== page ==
2012 Trafficking in Persons Report - Canada
|Publisher||United States Department of State|
|Publication Date||19 June 2012|
|Cite as||United States Department of State, 2012 Trafficking in Persons Report - Canada, 19 June 2012, available at: http://www.refworld.org/docid/4fe30cda3bd.html [accessed 22 October 2017]|
|Disclaimer||This is not a UNHCR publication. UNHCR is not responsible for, nor does it necessarily endorse, its content. Any views expressed are solely those of the author or publisher and do not necessarily reflect those of UNHCR, the United Nations or its Member States.|
CANADA (Tier 1)
Canada is a source, transit, and destination country for men, women, and children subjected to sex trafficking, and a destination country for adults subjected to forced labor. Canadian women and girls are exploited in sex trafficking across the country, and women and girls from aboriginal communities are especially vulnerable. Foreign women, primarily from Asia and Eastern Europe, are subjected to sex trafficking as well, often in brothels and massage parlors. Law enforcement officials continue to report the involvement of organized crime in sex trafficking, including domestic street gangs known for their involvement in prostitution activities, as well as transnational criminal organizations. Labor trafficking victims include foreign workers from Eastern Europe, Asia, Latin America and Africa who enter Canada legally, but then are subsequently subjected to forced labor in agriculture, construction, sweatshops and processing plants, the hospitality sector, or as domestic servants. During the year, officials identified an increased number of forced labor cases involving foreign victims, including several cases of domestic servitude. Reports of forced labor continue to be more prevalent in Ontario, Alberta, and British Columbia. Service providers in Ontario and Manitoba reported that traffickers coerced foreign victims to commit petty criminal activities, making victims more vulnerable to being threatened with criminal charges or deportation. Canada is also a significant source country for child sex tourists, who travel abroad to engage in sex acts with children.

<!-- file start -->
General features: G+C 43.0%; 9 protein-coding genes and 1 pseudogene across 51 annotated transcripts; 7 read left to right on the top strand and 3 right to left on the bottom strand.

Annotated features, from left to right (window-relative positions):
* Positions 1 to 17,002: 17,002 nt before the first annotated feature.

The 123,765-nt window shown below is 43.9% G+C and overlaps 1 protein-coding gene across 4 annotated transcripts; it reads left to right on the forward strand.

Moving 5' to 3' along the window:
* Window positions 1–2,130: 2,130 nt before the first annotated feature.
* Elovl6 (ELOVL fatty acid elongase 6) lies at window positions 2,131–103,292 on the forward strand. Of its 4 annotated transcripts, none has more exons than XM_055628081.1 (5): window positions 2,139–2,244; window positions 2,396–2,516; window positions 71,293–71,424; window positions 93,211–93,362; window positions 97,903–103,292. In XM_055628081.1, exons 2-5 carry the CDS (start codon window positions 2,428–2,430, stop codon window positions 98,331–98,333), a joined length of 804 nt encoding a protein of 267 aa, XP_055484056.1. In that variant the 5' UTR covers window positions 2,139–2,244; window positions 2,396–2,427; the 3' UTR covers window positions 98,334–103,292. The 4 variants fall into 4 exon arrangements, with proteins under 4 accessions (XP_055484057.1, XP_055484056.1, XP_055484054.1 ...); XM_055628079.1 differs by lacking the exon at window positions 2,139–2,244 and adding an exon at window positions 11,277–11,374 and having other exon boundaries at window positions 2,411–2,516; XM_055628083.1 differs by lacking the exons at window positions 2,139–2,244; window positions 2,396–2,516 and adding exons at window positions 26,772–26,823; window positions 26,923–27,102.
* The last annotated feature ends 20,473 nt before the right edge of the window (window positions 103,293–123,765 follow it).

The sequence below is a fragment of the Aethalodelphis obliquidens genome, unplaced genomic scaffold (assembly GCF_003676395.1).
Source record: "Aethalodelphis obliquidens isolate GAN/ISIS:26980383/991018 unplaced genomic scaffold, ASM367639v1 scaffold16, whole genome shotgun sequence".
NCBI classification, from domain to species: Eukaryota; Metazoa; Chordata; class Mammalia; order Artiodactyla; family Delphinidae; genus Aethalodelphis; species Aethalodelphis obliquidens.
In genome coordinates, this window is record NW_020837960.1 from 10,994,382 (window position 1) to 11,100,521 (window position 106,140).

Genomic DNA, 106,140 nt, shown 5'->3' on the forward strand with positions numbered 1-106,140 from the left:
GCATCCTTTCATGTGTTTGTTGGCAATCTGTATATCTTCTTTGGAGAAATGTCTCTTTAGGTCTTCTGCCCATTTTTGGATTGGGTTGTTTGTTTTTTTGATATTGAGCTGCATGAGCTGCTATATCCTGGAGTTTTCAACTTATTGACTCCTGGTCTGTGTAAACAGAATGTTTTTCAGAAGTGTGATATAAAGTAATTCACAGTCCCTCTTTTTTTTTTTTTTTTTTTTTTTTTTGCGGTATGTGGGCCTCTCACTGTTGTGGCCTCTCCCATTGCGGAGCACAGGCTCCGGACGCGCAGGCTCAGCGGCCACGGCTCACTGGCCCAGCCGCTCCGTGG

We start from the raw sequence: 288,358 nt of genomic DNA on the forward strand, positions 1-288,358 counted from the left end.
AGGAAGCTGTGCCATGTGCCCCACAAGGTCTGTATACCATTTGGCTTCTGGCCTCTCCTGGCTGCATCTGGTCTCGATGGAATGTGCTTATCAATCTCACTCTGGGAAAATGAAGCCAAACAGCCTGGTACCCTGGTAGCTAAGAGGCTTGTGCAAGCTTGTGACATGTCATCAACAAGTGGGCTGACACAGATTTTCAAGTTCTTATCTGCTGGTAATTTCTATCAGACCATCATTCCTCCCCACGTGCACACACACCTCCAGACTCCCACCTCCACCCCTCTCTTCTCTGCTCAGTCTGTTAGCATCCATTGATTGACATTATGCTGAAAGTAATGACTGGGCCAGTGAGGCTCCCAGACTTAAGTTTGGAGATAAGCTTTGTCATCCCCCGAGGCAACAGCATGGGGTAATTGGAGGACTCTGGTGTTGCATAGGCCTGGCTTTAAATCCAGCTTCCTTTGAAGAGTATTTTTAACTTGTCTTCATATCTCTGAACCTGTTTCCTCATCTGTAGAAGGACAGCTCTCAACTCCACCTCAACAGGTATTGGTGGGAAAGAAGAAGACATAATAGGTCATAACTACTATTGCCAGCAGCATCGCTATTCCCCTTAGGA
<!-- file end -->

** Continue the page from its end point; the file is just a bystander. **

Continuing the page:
The Government of Canada fully complies with the minimum standards for the elimination of trafficking. During the past year, the Canadian government maintained law enforcement efforts and achieved its first labor trafficking convictions, as well as sustaining victim protection and prevention efforts. However, limited coordination between the federal and provincial governments on anti-trafficking efforts continued to hamper more effective collaboration and there were few specialized services for trafficking victims.